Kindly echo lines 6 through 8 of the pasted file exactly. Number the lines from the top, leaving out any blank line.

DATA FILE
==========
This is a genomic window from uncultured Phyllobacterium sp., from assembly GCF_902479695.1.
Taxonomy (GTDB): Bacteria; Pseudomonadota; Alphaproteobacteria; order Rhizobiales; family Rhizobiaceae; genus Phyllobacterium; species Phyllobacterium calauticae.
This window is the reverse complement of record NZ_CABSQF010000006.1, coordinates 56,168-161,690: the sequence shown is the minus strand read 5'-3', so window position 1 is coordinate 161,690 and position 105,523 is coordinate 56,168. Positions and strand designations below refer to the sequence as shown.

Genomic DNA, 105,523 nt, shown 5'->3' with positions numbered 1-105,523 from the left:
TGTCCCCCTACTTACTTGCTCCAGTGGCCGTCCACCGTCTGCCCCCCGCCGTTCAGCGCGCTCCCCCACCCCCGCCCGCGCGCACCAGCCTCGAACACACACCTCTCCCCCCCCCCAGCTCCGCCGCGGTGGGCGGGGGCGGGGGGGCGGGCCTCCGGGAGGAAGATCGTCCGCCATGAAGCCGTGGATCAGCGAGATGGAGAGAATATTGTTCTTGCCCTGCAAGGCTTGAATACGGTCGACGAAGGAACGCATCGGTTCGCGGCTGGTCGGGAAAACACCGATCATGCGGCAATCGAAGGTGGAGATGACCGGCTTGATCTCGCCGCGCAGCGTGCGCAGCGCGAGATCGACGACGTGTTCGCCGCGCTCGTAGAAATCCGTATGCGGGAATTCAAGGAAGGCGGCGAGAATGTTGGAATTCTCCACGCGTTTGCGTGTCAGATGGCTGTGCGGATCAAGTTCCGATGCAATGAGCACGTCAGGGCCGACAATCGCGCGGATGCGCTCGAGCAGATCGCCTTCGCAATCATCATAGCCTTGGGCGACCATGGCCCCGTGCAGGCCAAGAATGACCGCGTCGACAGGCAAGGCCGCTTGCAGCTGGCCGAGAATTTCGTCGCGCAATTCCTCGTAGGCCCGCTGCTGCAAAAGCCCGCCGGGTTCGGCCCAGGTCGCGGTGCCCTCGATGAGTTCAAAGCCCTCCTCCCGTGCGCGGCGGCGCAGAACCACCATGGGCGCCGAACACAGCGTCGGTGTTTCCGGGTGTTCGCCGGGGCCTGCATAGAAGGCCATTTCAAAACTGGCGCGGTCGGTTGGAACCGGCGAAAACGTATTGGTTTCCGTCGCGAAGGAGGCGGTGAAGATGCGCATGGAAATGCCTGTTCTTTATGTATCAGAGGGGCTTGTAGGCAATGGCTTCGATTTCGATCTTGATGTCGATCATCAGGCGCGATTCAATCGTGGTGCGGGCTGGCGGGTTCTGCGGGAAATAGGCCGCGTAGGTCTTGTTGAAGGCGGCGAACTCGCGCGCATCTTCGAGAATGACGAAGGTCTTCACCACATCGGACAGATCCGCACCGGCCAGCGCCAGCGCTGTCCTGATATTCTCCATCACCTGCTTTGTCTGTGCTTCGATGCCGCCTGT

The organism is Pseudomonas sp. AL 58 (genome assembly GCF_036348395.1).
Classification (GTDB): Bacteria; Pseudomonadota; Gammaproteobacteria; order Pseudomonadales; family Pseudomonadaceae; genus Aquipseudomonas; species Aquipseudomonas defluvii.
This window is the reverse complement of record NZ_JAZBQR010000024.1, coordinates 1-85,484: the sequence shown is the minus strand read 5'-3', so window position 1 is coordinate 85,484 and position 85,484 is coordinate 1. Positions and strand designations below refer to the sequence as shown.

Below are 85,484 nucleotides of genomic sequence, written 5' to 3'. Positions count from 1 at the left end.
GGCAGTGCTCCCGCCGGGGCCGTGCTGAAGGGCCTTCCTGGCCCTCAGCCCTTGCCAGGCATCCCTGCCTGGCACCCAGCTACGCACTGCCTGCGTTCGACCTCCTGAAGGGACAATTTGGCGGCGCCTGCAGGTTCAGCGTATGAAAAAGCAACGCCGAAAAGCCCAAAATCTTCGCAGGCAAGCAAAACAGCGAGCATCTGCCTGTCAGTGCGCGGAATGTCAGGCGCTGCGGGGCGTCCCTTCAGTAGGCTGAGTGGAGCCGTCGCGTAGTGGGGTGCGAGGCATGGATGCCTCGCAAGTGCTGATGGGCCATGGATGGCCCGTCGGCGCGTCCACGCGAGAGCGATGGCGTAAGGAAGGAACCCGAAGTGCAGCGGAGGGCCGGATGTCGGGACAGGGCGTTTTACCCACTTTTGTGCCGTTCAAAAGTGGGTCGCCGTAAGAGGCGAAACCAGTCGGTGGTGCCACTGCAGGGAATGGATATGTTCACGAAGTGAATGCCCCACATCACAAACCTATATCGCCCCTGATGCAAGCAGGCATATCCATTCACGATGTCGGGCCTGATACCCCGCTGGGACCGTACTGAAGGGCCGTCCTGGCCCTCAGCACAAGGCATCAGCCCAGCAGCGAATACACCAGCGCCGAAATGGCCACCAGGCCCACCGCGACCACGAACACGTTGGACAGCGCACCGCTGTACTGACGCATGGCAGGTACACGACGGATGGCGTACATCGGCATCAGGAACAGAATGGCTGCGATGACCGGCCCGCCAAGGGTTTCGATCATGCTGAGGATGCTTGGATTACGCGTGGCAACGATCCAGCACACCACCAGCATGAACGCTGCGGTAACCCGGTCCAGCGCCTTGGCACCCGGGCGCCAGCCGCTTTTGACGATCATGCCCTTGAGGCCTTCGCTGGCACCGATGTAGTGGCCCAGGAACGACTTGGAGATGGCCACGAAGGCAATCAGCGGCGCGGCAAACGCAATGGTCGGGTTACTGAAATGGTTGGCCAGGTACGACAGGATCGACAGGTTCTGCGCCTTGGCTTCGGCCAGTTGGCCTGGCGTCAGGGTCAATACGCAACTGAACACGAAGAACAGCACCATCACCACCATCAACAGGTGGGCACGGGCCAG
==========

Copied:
The organism is Pseudomonas sp. AL 58 (genome assembly GCF_036348395.1).
Classification (GTDB): Bacteria; Pseudomonadota; Gammaproteobacteria; order Pseudomonadales; family Pseudomonadaceae; genus Aquipseudomonas; species Aquipseudomonas defluvii.
This window is the reverse complement of record NZ_JAZBQR010000024.1, coordinates 1-85,484: the sequence shown is the minus strand read 5'-3', so window position 1 is coordinate 85,484 and position 85,484 is coordinate 1. Positions and strand designations below refer to the sequence as shown.